The report reveals that, while serving as the national security advisor during Donald Trump’s campaign, General Michael Flynn advocated for the adoption of a plan — initiated by a private company called IP3 — for them to build a nuclear plant in Saudi Arabia. Flynn, though, had simultaneously served as an advisor to an IP3 subsidiary and traveled to Saudi Arabia on behalf of IP3 (a trip he omitted from his security clearance application).

Flynn’s support for the plan would continue throughout the presidential transition and after he joined the White House as the President’s National Security Advisor. Despite warnings about potential criminal conflicts of interest from National Security Council ethics and legal advisors, the White House continued to move forward with Flynn’s plan, even after he’d been forced out over concerns about his contacts with Russian officials and the veracity of his accounts of those contacts with Vice President Pence.

In a new letter from Chairman Cummings to Acting WH Chief of Staff Mick Mulvaney, questions are raised regarding a February 12, 2019 White House meeting in which the President reportedly expressed his support for transferring nuclear technology to Saudi Arabia — a meeting that “was initiated by IP3 International.”

And next week, Kushner — who, again, is named one of the people problematically involved in the potential transfer of nuclear technology — is scheduled to embark on a tour of the Middle East, including Saudi Arabia. Kushner, you may recall, offered Saudi’s crown prince advice about how to weather the public relations storm after Washington Post journalist Jamal Khashoggi was murdered at the Saudi Consulate in Istanbul at the alleged order of the crown prince.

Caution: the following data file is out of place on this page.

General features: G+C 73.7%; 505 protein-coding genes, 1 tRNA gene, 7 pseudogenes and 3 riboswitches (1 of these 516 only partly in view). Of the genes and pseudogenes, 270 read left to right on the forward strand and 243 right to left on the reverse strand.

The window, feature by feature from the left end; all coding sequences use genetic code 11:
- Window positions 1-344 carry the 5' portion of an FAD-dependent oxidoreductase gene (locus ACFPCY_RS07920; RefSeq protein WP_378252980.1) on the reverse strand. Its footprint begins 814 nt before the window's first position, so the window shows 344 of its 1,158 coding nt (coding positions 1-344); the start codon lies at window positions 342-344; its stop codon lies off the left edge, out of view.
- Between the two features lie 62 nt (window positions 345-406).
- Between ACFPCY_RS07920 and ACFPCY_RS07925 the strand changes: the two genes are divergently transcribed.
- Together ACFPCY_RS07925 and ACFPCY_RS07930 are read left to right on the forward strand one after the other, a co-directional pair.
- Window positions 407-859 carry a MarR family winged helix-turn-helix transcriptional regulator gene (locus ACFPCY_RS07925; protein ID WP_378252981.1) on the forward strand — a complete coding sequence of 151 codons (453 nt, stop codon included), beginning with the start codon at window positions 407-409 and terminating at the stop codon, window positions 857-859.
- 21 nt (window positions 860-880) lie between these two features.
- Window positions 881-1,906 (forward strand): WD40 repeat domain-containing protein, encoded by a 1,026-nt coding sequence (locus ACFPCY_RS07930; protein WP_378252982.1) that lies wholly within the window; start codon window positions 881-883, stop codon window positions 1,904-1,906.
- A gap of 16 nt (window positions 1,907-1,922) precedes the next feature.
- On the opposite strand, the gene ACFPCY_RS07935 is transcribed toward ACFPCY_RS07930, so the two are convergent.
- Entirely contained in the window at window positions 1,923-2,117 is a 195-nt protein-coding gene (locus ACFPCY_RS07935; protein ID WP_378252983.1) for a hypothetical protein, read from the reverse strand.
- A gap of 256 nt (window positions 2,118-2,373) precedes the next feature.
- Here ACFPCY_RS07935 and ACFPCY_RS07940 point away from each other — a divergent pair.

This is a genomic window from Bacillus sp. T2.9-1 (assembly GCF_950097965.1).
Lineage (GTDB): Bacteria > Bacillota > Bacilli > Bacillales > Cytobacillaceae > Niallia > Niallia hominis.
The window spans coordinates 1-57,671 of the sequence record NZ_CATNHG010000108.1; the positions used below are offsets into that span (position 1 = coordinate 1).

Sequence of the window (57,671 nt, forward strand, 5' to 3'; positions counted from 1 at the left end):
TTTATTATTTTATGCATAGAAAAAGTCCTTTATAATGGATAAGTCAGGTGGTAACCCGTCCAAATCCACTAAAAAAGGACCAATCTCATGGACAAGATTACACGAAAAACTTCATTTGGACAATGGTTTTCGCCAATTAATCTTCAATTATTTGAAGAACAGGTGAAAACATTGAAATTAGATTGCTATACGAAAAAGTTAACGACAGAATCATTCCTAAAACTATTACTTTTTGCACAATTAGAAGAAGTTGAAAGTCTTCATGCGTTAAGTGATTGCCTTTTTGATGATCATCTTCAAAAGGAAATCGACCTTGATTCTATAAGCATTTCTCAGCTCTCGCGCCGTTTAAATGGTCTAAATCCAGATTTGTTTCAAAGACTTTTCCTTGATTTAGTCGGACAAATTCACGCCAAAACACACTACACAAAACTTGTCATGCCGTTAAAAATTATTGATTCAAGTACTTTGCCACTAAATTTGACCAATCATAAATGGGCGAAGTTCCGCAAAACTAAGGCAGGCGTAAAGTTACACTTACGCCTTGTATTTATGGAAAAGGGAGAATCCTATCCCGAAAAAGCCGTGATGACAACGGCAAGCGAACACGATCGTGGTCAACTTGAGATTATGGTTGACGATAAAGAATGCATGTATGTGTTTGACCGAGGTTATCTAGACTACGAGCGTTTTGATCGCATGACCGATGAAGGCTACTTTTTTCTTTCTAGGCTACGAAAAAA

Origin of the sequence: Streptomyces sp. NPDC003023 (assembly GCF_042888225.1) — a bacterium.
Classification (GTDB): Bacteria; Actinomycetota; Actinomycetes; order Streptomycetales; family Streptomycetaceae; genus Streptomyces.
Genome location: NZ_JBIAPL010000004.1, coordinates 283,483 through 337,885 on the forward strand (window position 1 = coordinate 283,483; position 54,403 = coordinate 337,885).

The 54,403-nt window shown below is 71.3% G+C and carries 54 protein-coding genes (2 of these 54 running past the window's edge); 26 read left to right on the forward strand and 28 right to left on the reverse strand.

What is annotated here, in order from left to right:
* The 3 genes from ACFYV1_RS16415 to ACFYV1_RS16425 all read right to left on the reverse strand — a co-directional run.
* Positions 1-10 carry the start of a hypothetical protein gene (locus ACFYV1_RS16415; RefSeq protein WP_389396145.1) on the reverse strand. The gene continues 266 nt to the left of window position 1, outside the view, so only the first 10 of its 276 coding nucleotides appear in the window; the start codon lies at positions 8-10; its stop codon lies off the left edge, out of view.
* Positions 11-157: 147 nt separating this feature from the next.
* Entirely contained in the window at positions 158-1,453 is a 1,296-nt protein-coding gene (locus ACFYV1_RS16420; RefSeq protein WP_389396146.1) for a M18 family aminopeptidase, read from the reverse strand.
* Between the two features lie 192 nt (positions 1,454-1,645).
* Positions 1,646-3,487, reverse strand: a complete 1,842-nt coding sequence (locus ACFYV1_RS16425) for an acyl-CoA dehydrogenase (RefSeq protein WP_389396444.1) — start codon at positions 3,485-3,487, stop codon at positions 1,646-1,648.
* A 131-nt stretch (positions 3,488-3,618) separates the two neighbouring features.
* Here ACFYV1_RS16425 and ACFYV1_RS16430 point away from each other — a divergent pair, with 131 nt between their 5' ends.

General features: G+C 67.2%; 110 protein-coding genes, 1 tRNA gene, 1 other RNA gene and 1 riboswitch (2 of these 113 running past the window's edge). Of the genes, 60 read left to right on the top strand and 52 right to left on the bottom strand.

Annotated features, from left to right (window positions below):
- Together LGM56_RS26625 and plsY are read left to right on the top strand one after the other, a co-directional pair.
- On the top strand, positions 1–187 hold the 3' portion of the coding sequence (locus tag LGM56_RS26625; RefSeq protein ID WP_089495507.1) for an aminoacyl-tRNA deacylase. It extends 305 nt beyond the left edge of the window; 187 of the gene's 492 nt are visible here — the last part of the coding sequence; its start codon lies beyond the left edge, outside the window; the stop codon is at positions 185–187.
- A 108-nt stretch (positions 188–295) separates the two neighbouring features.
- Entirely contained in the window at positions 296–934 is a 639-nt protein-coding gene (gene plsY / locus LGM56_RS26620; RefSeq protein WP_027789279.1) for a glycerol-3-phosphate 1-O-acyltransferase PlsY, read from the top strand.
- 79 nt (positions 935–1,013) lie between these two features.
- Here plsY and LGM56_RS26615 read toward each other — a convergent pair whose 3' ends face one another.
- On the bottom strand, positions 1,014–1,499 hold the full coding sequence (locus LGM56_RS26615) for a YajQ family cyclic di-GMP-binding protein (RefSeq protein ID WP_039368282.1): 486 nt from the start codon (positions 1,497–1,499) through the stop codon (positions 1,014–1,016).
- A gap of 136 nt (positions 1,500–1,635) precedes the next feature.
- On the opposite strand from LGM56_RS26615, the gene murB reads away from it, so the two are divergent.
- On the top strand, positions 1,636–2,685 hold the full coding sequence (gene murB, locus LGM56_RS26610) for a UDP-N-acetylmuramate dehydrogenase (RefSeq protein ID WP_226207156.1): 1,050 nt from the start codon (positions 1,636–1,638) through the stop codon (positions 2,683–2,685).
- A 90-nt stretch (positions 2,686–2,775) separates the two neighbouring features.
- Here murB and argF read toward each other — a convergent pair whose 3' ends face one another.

Even more troubling are the potential financial conflicts of interest that Kushner has that pose troubling questions surrounding his motives for being so willing to help the crown prince.

As the committee’s interim report points out, in January of 2018, Brookfield Business Partners announced plans to acquire Westinghouse Electric, a bankrupt nuclear services company. This company is a key component of IP3’s efforts to build nuclear reactors in Saudi Arabia. Then, in August of 2018, BBP’s parent company, Brookfield Asset Management, purchased a partnership stake in 666 Fifth Avenue, a building owned by Jared Kushner’s family company. Kushner reportedly divested his interest in this property when he joined his father-in-law’s administration, but his interactions with foreign officials in the Middle East — particularly as his family looked for a financial backer — are, at the very least, highly irregular.

As Congressman Ted Lieu tweeted this week, “WHY DOES JARED KUSHNER STILL HAVE A SECURITY CLEARANCE?”

That is, one suspects, a question that House Democrats are quite likely to try and answer — and they seem to be getting help. For all the media focus on the new Democratic majority’s subpoena powers, the role of whistleblowers within the federal government could become the most important intelligence gathering asset for congressional investigators.